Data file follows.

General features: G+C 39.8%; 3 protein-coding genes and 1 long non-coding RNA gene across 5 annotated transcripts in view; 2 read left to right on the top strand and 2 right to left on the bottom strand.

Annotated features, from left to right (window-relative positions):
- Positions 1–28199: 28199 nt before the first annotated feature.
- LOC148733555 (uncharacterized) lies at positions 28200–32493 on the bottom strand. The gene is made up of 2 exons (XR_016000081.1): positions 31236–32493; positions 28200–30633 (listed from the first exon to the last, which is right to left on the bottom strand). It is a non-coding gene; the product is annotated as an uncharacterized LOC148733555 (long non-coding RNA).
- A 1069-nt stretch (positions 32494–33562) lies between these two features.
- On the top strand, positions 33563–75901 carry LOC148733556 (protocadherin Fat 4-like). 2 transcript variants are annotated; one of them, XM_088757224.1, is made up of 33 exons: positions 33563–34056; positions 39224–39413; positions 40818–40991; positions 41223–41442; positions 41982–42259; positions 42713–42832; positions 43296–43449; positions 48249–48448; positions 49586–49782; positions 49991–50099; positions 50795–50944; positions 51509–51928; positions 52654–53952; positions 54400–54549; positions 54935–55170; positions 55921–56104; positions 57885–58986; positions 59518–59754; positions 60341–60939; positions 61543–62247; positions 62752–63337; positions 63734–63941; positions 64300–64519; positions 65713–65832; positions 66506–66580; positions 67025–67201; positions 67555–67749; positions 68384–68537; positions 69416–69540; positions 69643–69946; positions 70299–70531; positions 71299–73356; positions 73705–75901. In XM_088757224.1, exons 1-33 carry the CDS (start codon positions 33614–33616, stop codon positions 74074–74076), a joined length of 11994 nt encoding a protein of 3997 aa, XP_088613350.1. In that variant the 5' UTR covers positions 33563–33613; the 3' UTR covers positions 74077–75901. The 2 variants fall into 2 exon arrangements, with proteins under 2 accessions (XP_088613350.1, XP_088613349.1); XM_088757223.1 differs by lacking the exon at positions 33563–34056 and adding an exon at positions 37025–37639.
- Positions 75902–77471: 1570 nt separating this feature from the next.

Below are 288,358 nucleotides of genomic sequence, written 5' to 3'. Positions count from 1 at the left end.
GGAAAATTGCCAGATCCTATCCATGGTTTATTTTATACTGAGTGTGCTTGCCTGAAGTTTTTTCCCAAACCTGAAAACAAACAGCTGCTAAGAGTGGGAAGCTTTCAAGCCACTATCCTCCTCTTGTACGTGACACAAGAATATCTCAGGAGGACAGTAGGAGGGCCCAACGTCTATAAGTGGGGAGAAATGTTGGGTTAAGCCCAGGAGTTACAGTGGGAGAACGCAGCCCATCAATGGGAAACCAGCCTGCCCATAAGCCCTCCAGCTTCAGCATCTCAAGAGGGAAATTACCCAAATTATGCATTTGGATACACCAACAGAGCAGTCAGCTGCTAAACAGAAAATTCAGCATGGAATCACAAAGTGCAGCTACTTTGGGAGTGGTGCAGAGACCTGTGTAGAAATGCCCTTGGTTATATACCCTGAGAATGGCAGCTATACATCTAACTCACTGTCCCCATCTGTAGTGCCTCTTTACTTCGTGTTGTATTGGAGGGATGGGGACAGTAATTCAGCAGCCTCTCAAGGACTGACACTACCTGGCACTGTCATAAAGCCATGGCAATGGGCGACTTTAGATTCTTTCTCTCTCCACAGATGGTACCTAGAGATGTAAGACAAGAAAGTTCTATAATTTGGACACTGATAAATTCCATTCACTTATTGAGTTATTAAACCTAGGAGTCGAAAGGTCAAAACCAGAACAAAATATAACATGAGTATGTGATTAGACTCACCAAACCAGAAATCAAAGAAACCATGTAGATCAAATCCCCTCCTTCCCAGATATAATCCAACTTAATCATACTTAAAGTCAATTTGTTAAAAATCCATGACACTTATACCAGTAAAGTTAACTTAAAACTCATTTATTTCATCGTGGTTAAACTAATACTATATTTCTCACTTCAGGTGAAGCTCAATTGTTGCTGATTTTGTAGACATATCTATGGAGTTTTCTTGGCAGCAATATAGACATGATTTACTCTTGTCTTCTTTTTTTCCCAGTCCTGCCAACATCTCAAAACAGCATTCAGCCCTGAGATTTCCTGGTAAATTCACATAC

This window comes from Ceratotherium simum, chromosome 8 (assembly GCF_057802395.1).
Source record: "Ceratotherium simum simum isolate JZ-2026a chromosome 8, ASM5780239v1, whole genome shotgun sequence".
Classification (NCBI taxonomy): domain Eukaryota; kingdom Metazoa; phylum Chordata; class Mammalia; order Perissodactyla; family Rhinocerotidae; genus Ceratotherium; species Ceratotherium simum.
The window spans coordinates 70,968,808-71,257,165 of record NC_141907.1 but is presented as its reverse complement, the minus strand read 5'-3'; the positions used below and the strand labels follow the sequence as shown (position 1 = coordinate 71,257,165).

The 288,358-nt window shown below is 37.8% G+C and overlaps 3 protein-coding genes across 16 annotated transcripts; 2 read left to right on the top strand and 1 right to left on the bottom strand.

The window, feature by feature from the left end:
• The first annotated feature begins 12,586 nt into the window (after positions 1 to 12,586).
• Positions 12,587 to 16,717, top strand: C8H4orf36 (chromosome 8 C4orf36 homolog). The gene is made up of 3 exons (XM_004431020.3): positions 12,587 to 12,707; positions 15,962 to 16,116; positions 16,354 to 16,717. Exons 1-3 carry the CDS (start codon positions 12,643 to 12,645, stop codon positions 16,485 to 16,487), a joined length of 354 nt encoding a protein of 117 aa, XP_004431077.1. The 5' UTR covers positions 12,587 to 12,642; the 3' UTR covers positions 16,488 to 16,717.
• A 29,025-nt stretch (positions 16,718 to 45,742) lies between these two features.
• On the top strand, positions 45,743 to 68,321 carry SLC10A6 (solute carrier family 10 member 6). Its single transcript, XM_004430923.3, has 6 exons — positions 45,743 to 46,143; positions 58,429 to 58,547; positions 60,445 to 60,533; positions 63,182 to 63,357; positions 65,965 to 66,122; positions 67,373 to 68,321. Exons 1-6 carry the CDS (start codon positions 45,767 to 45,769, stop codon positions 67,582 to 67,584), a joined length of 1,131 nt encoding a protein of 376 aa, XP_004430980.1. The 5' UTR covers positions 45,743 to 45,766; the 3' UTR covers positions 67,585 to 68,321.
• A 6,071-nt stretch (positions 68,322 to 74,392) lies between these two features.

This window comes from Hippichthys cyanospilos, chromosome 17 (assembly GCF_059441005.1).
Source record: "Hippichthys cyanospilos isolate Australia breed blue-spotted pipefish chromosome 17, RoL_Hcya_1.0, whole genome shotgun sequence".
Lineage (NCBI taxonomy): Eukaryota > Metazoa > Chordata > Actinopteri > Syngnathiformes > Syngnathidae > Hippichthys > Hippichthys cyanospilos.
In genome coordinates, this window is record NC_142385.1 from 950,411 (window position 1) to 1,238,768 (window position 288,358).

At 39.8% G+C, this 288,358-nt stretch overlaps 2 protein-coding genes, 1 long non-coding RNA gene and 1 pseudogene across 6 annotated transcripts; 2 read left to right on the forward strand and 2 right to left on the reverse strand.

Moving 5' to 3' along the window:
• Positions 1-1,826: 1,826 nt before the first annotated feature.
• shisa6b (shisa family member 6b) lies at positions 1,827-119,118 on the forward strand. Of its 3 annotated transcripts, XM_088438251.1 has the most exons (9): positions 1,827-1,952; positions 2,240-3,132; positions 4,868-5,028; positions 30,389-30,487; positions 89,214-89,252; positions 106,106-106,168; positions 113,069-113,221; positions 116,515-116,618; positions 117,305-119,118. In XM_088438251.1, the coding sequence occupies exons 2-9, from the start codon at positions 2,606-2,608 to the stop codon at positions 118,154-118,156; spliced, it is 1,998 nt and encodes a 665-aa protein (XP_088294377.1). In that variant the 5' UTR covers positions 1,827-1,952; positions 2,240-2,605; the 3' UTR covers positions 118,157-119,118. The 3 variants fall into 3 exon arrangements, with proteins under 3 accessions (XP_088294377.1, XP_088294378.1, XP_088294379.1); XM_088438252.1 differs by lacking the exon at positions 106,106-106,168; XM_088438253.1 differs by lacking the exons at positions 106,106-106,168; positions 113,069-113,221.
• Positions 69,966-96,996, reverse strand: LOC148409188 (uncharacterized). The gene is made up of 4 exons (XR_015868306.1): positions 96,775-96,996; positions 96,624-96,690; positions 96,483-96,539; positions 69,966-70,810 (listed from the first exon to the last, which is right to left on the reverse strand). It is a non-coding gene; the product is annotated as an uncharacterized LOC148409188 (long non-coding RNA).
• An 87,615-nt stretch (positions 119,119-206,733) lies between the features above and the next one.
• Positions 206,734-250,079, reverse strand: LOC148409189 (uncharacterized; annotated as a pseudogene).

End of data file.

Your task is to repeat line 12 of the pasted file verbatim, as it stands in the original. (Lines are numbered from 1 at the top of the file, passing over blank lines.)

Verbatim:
Classification (NCBI taxonomy): domain Eukaryota; kingdom Metazoa; phylum Chordata; class Mammalia; order Perissodactyla; family Rhinocerotidae; genus Ceratotherium; species Ceratotherium simum.